Konstantinos Tsiklitiras

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Konstantinos Tsiklitiras
1912 Konstantinos Tsiklitiras2 cropped.JPG
Konstantinos Tsiklitiras at the 1912 Olympics
Personal information
Born 30 October 1888
Pylos, Peloponnesos, Greece
Died 10 February 1913 (aged 24)
Height 1.89 m (6 ft 2 in)
Weight 81 kg (179 lb)
Sport Jumping
Club Panellinios GS, Athina

Konstantinos "Kostas" Tsiklitiras (Greek : Κωνσταντίνος "Κώστας" Τσικλητήρας; 30 October 1888 – 10 February 1913) was a Greek athlete and Olympic champion. [1]

Greek language language spoken in Greece, Cyprus and Southern Albania

Greek is an independent branch of the Indo-European family of languages, native to Greece, Cyprus and other parts of the Eastern Mediterranean and the Black Sea. It has the longest documented history of any living Indo-European language, spanning more than 3000 years of written records. Its writing system has been the Greek alphabet for the major part of its history; other systems, such as Linear B and the Cypriot syllabary, were used previously. The alphabet arose from the Phoenician script and was in turn the basis of the Latin, Cyrillic, Armenian, Coptic, Gothic, and many other writing systems.

Greece republic in Southeast Europe

Greece, officially the Hellenic Republic, self-identified and historically known as Hellas, is a country located in Southern and Southeast Europe, with a population of approximately 11 million as of 2016. Athens is the nation's capital and largest city, followed by Thessaloniki.

Born in Pylos, he moved to Athens to study commerce. Tsiklitiras soon took up sports. He practiced football (for Panathinaikos) and water polo, but is best remembered for winning four Olympic medals in standing long jump and standing high jump. He was Greek champion 19 times.

Pylos Place in Greece

Pylos, historically also known under its Italian name Navarino, is a town and a former municipality in Messenia, Peloponnese, Greece. Since the 2011 local government reform it is part of the municipality Pylos-Nestoras, of which it is the seat and a municipal unit. It was the capital of the former Pylia Province. It is the main harbour on the Bay of Navarino. Nearby villages include Gialova, Pyla, Elaiofyto, Schinolakka, and Palaionero. The town of Pylos has 2,767 inhabitants, the municipal unit of Pylos 5,287 (2011). The municipal unit has an area of 143.911 km2.

Athens Capital and largest city of Greece

Athens is the capital and largest city of Greece. Athens dominates the Attica region and is one of the world's oldest cities, with its recorded history spanning over 3,400 years and its earliest human presence starting somewhere between the 11th and 7th millennium BC.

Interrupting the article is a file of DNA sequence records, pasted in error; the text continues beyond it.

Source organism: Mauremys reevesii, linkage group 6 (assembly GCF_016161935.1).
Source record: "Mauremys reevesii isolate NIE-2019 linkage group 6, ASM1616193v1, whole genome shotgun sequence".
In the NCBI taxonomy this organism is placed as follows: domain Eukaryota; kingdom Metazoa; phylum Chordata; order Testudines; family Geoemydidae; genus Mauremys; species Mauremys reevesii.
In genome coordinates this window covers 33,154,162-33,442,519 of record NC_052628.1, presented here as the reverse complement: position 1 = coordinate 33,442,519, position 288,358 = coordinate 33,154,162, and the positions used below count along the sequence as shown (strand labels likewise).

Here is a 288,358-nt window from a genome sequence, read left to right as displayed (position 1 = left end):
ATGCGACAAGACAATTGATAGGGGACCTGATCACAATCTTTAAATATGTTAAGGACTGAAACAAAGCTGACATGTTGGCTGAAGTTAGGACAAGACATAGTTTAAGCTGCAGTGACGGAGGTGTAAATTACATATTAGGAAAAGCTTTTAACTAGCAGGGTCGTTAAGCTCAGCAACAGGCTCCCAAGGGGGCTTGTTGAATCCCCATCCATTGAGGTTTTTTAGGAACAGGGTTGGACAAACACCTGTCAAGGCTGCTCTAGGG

Water polo ballgame-team sport played in water by teams competing to put the ball into the opponents goal

Water polo is a competitive team sport played in the water between two teams. The game consists of four quarters in which the two teams attempt to score goals by throwing the ball into the opposing team's goal. The team with the most goals at the end of the game wins the match. Each team is made up of six field players and one goalkeeper. Except for the goalkeeper, players participate in both offensive and defensive roles. Water polo is typically played in an all-deep pool meaning that players cannot touch the bottom.

His career stopped in 1913 when he volunteered to fight in the Balkan Wars and fought at the Battle of Bizani, although he could avoid conscription he insisted on fighting for his country. He contracted meningitis and died at the age of 24. [2] His family home still exists (October 2012) in Pylos, is a museum of his athletic achievements. There is marble statue in front.

Balkan Wars Two wars on Balkan Peninsula 1912-1913, leading to the Balkan Crisis of 1914 and start of WWI

The Balkan Wars consisted of two conflicts that took place in the Balkan Peninsula in 1912 and 1913. Four Balkan states defeated the Ottoman Empire in the first war. The main victor of the four, Bulgaria, fought and pushed back all four original combatants of the first war along with halting a surprise attack from Romania from the north in the second war. The conflicts ended catastrophically for the Ottoman Empire, which lost the bulk of its territory in Europe. Austria-Hungary, although not a combatant, became relatively weaker as a much enlarged Serbia pushed for union of the South Slavic peoples. The war set the stage for the Balkan crisis of 1914 and thus served as a "prelude to the First World War".

Battle of Bizani 1913 battle between Greek and Ottoman forces

The Battle of Bizani took place in Epirus on 4–6 March [O.S. 19–21 February] 1913. The battle was fought between Greek and Ottoman forces during the last stages of the First Balkan War, and revolved around the forts of Bizani, which covered the approaches to Ioannina, the largest city in the region.

Meningitis inflammation of membranes around the brain and spinal cord

Meningitis is an acute inflammation of the protective membranes covering the brain and spinal cord, known collectively as the meninges. The most common symptoms are fever, headache, and neck stiffness. Other symptoms include confusion or altered consciousness, vomiting, and an inability to tolerate light or loud noises. Young children often exhibit only nonspecific symptoms, such as irritability, drowsiness, or poor feeding. If a rash is present, it may indicate a particular cause of meningitis; for instance, meningitis caused by meningococcal bacteria may be accompanied by a characteristic rash.

Tsiklitiras winning the gold medal in Stockholm, 1912 1912 Konstantinos Tsiklitiras3.JPG
Tsiklitiras winning the gold medal in Stockholm, 1912

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  1. Kostas Tsiklitiras. sports-reference.com
  2. Konstantinos TSIKLITIRAS. athletix.org